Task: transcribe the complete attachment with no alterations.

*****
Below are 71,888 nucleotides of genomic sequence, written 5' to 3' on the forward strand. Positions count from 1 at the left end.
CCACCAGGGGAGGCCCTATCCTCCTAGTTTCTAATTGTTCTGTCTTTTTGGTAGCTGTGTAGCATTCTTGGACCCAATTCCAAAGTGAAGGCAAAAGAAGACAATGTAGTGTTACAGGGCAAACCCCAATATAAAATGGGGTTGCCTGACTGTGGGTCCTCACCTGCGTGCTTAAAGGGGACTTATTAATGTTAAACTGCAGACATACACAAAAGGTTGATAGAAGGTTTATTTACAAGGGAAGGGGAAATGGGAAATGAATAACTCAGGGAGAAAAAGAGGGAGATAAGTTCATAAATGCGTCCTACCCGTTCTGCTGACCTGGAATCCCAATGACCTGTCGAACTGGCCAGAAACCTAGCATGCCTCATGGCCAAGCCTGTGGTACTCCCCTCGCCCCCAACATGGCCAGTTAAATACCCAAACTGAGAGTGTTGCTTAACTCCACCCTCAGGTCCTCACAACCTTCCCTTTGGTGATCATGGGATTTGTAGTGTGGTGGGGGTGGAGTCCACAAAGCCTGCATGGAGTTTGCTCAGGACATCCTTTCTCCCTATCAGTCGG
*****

Below are 71,888 nucleotides of genomic sequence, written 5' to 3' on the forward strand. Positions count from 1 at the left end.
CCACCAGGGGAGGCCCTATCCTCCTAGTTTCTAATTGTTCTGTCTTTTTGGTAGCTGTGTAGCATTCTTGGACCCAATTCCAAAGTGAAGGCAAAAGAAGACAATGTAGTGTTACAGGGCAAACCCCAATATAAAATGGGGTTGCCTGACTGTGGGTCCTCACCTGCGTGCTTAAAGGGGACTTATTAATGTTAAACTGCAGACATACACAAAAGGTTGATAGAAGGTTTATTTACAAGGGAAGGGGAAATGGGAAATGAATAACTCAGGGAGAAAAAGAGGGAGATAAGTTCATAAATGCGTCCTACCCGTTCTGCTGACCTGGAATCCCAATGACCTGTCGAACTGGCCAGAAACCTAGCATGCCTCATGGCCAAGCCTGTGGTACTCCCCTCGCCCCCAACATGGCCAGTTAAATACCCAAACTGAGAGTGTTGCTTAACTCCACCCTCAGGTCCTCACAACCTTCCCTTTGGTGATCATGGGATTTGTAGTGTGGTGGGGGTGGAGTCCACAAAGCCTGCATGGAGTTTGCTCAGGACATCCTTTCTCCCTATCAGTCGG